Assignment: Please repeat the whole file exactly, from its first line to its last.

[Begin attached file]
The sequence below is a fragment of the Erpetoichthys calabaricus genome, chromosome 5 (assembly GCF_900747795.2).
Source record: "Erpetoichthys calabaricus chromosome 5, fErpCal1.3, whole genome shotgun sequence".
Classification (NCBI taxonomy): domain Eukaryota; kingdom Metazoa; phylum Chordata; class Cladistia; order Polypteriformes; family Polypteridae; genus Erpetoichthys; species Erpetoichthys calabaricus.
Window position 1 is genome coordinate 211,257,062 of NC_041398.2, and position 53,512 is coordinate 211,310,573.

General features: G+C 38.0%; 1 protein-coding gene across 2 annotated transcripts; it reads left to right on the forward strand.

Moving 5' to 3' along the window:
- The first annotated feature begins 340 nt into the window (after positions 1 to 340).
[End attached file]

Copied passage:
The sequence below is a fragment of the Erpetoichthys calabaricus genome, chromosome 5 (assembly GCF_900747795.2).
Source record: "Erpetoichthys calabaricus chromosome 5, fErpCal1.3, whole genome shotgun sequence".
Classification (NCBI taxonomy): domain Eukaryota; kingdom Metazoa; phylum Chordata; class Cladistia; order Polypteriformes; family Polypteridae; genus Erpetoichthys; species Erpetoichthys calabaricus.
Window position 1 is genome coordinate 211,257,062 of NC_041398.2, and position 53,512 is coordinate 211,310,573.

General features: G+C 38.0%; 1 protein-coding gene across 2 annotated transcripts; it reads left to right on the forward strand.

Moving 5' to 3' along the window:
- The first annotated feature begins 340 nt into the window (after positions 1 to 340).